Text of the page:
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John Hammond, Producer of the Century

Getty Images / Redferns / Photo by Ebet Roberts

John Hammond, Producer of the Century

John HammondCount Basie. Billie Holiday. Robert Johnson. Bob Dylan. Aretha Franklin. Bruce Springsteen. Stevie Ray Vaughn. What do they have in common? All were discovered by John Hammond, who, though he never recorded a note or penned a lyric, remains one of the key transformative figures of pop music as we know it.

Born Dec. 15, 1910 in New York to a wealthy and influential family (he was the great-grandson of William Henry Vanderbilt), Hammond was drawn to music at an early age, receiving classical training in both violin and piano beginning at 4. His first exposure to the kind of music he would be known for came through his family's African-American servants. As a teenager, he began travelling to Harlem to see black musicians perform live – including Bessie Smith, whose performance in 1927 at the Alhambra Theater he credited with changing the course of his life.

Hammond attended Yale University but dropped out after two years of studying the violin and viola to pursue a career in the record industry. He landed a job as the first American correspondent for Britain’s Melody Maker and, in 1931 at age 20, funded a recording by pianist Garland Wilson. It was his first experience producing a record and it proved to be a successful one (a minor hit, the record sold thousands of copies), launching Hammond down a path from which he would never look back.

Hammond moved to a small apartment in New York City's bohemian Greenwich Village, where he programmed one of the country's first jazz radio shows and continued producing records, working with Columbia's labels in both the U.S. and U.K. He also became more conscious of the segregation prevalent in both music and American society at large, and wanted to play a role in eliminating it. "I heard no color line in the music," he wrote in memoirs. "To bring recognition to the negro's supremacy in jazz was the most effective and constructive form of social protest I could think of."

To this end, he convinced bandleader Benny Goodman to work with black musicians for the first time, including a young Billie Holiday. He was also an investor in The Café Society, the country’s first integrated nightclub. Folk singer Pete Seeger said, "Jazz became integrated ten years before baseball largely because of John Hammond."

Despite the many diverse talents he would later discover and sign to Columbia Records, perhaps Hammond's most important contribution to the culture at large came in putting together the From Spirtituals to Swing exhibition at Carnegie Hall. A host of organizations he sought to underwrite the show turned him down (including the NAACP), so the show was eventually funded by the American Communist Party. Exposing white audiences to a range of black music for the first time, the 1938 and 1939 concerts would feature artists like Albert Ammons, Ida Cox, Big Joe Turner, and the Count Basie orchestra. It would also have marked the Carnegie debut of legendary bluesman Robert Johnson, but he died before the performance could take place. Big Bill Bronzy played in his stead, though Hammond did play a Johnson record from stage during the exhibition. From Spirituals to Swing is also credited with starting the boogie woogie craze that swept the musical scene in the early 1940s.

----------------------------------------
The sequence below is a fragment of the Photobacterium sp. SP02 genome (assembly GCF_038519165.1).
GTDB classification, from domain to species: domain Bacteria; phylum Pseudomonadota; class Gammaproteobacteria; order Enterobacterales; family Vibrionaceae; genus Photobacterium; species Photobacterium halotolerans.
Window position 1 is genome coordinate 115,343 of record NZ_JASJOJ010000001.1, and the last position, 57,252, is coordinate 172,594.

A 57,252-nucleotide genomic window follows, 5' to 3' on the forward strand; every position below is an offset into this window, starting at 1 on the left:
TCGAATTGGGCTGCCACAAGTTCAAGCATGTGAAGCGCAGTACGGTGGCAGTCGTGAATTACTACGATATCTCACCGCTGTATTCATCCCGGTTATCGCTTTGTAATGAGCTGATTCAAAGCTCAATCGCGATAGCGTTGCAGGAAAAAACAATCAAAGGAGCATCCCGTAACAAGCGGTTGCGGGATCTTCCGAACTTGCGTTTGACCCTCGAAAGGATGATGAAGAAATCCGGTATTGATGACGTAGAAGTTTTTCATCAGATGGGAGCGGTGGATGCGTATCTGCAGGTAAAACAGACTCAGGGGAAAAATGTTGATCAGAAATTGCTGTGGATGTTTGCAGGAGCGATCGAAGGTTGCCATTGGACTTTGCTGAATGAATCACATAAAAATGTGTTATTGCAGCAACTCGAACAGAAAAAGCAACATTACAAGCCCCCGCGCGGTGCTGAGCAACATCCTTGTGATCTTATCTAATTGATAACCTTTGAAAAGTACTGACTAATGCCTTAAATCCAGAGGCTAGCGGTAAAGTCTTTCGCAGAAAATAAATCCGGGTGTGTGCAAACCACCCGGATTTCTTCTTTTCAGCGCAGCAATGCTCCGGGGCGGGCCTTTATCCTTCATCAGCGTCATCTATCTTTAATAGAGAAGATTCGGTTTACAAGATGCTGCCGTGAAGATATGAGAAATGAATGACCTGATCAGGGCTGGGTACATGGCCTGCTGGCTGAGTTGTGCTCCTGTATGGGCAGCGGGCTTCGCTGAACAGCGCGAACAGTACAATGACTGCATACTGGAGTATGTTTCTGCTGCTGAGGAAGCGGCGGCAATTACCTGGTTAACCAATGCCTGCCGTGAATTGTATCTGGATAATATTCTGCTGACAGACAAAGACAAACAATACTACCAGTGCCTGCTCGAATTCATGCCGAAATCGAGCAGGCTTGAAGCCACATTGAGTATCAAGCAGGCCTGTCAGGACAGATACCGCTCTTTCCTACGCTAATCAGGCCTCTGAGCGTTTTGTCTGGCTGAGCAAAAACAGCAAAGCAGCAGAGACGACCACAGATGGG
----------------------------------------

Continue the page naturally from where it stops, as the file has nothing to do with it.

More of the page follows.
Despite being so active the 1930s, Hammond would be largely absent from the musical landscape during the 1940s. In addition to serving in WWII, he had to contend with personal problems including the death of his son, a divorce, the death of his father and the subsequent loss of much of the family fortune when his widowed mother fell under the sway of a dubious religious organization. Hammond also wasn't a fan of the bebop style of jazz that came into prominence in the 1940s, and spent lots of time in Europe in a largely fruitless effort to track down classical recordings lost during the war to release in the U.S. on the Keynote label.

In the 1950s, he returned to American popular music and to Columbia Records, discovering and signing first folk singer Pete Seeger and then 18-year-old Aretha Franklin, a performer he believed had the best voice since Billie Holiday. In 1961 Hammond first heard Bob Dylan and immediately signed him to the label. None of the other executives thought Dylan had a chance succeeding with the American public, privately referring to the Dylan contract as "Hammond’s Folly."

He would continue as a producer and talent scout until 1975, unearthing a number of household names that now read like a who's who of folk, R&B and classic rock 'n' roll. Hammond also was responsible for re-releasing the recordings of Robert Johnson on the 1961 album King of the Delta Blues, which would inspire a generation of British artists like the Rolling Stones, Led Zeppelin and Eric Clapton.

Roughly a year after being inducted into the Rock And Roll Hall of Fame, Hammond died July 10, 1987, following complications from a stroke. But by helping integrate American music and bringing generations of undiscovered acts to the fore, he'd long since secured his place in musical history.